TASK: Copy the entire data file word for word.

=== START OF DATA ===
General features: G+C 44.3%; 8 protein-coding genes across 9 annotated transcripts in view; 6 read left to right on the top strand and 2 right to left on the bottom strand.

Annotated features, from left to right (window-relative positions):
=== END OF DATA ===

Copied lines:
General features: G+C 44.3%; 8 protein-coding genes across 9 annotated transcripts in view; 6 read left to right on the top strand and 2 right to left on the bottom strand.

Annotated features, from left to right (window-relative positions):